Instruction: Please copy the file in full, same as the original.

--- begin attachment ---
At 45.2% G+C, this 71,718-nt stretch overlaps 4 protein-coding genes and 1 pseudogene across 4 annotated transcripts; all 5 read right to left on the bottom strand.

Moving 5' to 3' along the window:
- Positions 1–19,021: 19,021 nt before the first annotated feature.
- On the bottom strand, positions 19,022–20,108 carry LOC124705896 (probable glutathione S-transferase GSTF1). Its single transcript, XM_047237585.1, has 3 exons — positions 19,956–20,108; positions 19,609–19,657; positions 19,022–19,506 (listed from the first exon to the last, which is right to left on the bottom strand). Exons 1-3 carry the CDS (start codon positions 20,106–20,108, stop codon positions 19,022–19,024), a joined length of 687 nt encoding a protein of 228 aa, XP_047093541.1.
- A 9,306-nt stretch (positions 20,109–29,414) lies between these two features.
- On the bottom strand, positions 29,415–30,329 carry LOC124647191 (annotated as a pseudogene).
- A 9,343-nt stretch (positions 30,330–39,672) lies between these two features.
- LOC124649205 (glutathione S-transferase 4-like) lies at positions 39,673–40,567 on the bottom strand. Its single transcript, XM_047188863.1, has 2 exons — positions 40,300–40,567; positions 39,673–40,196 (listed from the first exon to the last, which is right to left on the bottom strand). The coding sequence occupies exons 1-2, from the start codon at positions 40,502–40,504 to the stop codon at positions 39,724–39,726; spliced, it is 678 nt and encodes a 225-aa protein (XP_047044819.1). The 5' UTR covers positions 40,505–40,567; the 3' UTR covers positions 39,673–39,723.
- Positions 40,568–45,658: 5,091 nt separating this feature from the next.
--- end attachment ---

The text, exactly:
At 45.2% G+C, this 71,718-nt stretch overlaps 4 protein-coding genes and 1 pseudogene across 4 annotated transcripts; all 5 read right to left on the bottom strand.

Moving 5' to 3' along the window:
- Positions 1–19,021: 19,021 nt before the first annotated feature.
- On the bottom strand, positions 19,022–20,108 carry LOC124705896 (probable glutathione S-transferase GSTF1). Its single transcript, XM_047237585.1, has 3 exons — positions 19,956–20,108; positions 19,609–19,657; positions 19,022–19,506 (listed from the first exon to the last, which is right to left on the bottom strand). Exons 1-3 carry the CDS (start codon positions 20,106–20,108, stop codon positions 19,022–19,024), a joined length of 687 nt encoding a protein of 228 aa, XP_047093541.1.
- A 9,306-nt stretch (positions 20,109–29,414) lies between these two features.
- On the bottom strand, positions 29,415–30,329 carry LOC124647191 (annotated as a pseudogene).
- A 9,343-nt stretch (positions 30,330–39,672) lies between these two features.
- LOC124649205 (glutathione S-transferase 4-like) lies at positions 39,673–40,567 on the bottom strand. Its single transcript, XM_047188863.1, has 2 exons — positions 40,300–40,567; positions 39,673–40,196 (listed from the first exon to the last, which is right to left on the bottom strand). The coding sequence occupies exons 1-2, from the start codon at positions 40,502–40,504 to the stop codon at positions 39,724–39,726; spliced, it is 678 nt and encodes a 225-aa protein (XP_047044819.1). The 5' UTR covers positions 40,505–40,567; the 3' UTR covers positions 39,673–39,723.
- Positions 40,568–45,658: 5,091 nt separating this feature from the next.